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20.11.13

Mid Staffs failings ‘must not be allowed to happen again’

The government’s response to the Francis review has been widely welcomed by the NHS, with organisations acknowledging the importance of more accessible safety information, greater accountability, and the introduction of a new duty of candour.

Some welcomed the more flexible approach to minimum staffing levels, while the royal colleges have pointed out that inadequate numbers of trained staff can be a key factor in the very failures the NHS is working to avoid.

Non-mandatory regulation of healthcare assistants (HCAs) is also a sticking point, with some agreeing that the Care Certificate is a good first step, but raising concerns over the consequences this could have on quality of care.

NHS Confederation policy director Dr Johnny Marshall welcomed the response, saying it sent a “clear message” to NHS leaders to continue patient safety improvements and moves to a more transparent and open culture.

The announcement on staffing levels will give reassurance to patients and carers, he said, and argued that “crude national ratios” would risk “hitting the target, but missing the point”. Local flexibility is essential to get the right mix of staff to meet patient needs.

Measures on accountability, and the introduction of a duty of candour was “absolutely supported”, and added that it was important that it set at an appropriate threshold.

Dr Marshall said: “We have always argued that this duty should apply to organisations rather than individuals because threatening individuals with legal action is not the right way to encourage them to speak out about failings. We are therefore pleased to see the distinction between the professional duty on individuals and the statutory duty on provider organisations.”

On leadership, he accepted that poor managers should “face the consequences” if they are not up to the job, but added that the NHS must also work to highlight good leaders. “We must avoid any increase in the 'blame game' which Robert Francis warned against,” he cautioned.

But Peter Bradley, editor of the British Journal of Healthcare Assistants (BJHCA), described the failure to regulate HCAs as ‘a missed opportunity’.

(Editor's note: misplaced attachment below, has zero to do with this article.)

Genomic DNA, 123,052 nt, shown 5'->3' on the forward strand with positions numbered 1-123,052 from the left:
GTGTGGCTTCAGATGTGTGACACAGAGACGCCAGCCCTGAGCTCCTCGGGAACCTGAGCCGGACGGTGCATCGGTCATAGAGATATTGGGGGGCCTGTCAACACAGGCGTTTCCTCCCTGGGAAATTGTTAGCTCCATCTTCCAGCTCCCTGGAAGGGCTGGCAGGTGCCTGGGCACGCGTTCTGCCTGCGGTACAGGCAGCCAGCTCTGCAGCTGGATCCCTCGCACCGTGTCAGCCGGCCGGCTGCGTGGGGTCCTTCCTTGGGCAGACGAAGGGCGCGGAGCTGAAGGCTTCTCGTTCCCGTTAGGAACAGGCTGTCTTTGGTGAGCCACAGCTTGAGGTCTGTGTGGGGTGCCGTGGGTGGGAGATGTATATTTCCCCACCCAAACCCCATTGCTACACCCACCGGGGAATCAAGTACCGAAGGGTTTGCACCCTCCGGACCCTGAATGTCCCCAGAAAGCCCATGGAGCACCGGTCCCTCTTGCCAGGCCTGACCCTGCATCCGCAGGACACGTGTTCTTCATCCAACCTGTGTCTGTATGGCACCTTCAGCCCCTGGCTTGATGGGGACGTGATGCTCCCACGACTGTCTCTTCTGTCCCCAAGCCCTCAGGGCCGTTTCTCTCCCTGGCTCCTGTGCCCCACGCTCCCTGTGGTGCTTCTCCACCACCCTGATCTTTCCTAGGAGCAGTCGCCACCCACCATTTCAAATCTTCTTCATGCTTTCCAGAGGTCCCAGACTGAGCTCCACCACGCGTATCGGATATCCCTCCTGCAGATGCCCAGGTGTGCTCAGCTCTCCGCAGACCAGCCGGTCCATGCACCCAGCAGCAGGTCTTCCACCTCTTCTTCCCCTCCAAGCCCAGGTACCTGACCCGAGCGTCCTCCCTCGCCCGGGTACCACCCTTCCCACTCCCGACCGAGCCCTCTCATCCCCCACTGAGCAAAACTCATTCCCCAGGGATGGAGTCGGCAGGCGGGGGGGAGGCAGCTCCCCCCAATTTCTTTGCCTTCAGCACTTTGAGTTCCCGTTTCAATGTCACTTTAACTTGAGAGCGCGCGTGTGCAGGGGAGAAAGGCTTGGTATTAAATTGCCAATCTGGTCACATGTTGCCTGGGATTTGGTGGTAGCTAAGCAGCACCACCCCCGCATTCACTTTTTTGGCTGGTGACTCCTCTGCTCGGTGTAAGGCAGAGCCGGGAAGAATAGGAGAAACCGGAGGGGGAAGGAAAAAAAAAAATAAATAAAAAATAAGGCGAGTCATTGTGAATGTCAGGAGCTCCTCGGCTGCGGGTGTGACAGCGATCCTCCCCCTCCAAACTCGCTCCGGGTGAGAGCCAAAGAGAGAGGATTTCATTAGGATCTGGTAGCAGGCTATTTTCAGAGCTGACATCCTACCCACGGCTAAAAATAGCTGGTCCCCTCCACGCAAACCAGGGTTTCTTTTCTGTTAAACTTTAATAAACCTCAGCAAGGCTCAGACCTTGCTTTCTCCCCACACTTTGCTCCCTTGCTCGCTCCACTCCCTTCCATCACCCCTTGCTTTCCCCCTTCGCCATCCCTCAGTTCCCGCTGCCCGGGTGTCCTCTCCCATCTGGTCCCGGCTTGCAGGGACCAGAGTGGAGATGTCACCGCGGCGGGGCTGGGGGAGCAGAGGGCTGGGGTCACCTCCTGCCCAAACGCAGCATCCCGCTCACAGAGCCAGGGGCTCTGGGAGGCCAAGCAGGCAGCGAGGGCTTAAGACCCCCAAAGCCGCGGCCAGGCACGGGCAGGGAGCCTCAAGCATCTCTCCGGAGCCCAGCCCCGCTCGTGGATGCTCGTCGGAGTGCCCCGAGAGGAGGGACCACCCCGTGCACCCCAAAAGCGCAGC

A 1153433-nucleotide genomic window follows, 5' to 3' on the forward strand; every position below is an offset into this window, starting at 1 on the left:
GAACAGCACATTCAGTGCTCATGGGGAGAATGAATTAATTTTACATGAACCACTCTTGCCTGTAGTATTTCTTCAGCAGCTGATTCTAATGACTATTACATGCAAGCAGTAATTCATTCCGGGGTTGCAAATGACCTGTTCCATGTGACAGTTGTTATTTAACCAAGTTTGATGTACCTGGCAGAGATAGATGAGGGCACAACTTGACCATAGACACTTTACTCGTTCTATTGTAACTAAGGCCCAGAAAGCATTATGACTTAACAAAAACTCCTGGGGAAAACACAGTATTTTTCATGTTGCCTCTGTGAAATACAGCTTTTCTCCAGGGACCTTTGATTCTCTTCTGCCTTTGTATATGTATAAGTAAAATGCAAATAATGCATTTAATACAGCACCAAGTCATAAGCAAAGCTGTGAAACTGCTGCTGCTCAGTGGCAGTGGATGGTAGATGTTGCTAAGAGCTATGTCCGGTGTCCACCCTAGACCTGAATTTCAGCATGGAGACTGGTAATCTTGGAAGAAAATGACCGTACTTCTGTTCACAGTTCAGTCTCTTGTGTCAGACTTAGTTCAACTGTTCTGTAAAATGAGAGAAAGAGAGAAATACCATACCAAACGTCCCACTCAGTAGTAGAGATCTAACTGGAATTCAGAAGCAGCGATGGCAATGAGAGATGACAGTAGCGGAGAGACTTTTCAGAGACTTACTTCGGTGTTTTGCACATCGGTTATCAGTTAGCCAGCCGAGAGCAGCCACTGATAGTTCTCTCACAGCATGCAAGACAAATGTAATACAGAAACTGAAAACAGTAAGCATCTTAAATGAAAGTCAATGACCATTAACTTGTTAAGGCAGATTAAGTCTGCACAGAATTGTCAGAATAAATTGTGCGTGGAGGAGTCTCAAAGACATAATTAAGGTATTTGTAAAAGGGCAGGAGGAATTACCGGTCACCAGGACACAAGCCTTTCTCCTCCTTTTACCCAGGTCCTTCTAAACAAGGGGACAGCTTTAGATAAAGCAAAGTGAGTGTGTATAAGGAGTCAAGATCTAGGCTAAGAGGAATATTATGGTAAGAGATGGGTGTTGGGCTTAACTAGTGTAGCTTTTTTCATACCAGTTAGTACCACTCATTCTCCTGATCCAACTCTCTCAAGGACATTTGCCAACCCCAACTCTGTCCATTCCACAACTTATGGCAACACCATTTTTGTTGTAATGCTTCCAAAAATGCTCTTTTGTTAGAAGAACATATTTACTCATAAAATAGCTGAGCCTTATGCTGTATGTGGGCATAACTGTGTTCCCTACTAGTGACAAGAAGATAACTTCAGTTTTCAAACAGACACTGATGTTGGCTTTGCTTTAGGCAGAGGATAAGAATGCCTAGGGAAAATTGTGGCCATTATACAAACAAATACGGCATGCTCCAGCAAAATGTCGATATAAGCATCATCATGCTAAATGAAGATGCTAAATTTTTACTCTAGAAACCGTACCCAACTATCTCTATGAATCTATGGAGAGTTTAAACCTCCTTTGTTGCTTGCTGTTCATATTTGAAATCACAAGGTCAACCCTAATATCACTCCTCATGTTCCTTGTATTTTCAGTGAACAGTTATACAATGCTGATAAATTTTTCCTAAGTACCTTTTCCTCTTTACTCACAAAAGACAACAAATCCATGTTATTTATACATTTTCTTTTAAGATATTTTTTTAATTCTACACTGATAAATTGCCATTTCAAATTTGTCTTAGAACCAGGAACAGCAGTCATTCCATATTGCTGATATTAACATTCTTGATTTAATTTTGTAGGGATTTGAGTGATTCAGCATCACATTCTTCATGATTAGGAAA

He said: “Regulation need not be bureaucratic or expensive, but the arguments in favour of regulating doctors and nurses apply to support staff too, the staff who, under supervision, provide frontline, intimate care to vulnerable people. We urge the Government to look again at this question, and soon.”

Dean Royles, chief executive of NHS Employers, said the different parts of the NHS must work together to deliver the improvements set out in the government’s response.

The report provides “a platform” he said, for the NHS to move forward, and reiterated that the duty of candour on organisations and not individuals will “help to promote and encourage the creation of a world beating transparent, open culture”.

Royles also agreed that national minimum staffing levels “cannot capture the complex way care is provided on wards and in homes, in clinics and in the community” and welcomed the flexible, local approach set out.

He said: “It is right we drive out wilful neglect, but we also need to emphasise that great care comes from staff working in a supportive environment where they feel valued and engaged. This rather than fear is what we need to drive improvements.”

Dr Alistair Douglas, president of the Society for Acute Medicine (SAM) welcomed the focus on a culture of patient safety, and added that the formal Care Certificate for HCAs was “of great interest”.

Professor Terence Stephenson, chairman of the Academy of Medical Royal Colleges (AoMRC) said he appreciated the detailed level of deliberation in the report. The academy is undertaking work to meet recommendation 236, to have an accountable clinician named over every hospital bed, and expects to produce guidance by next spring.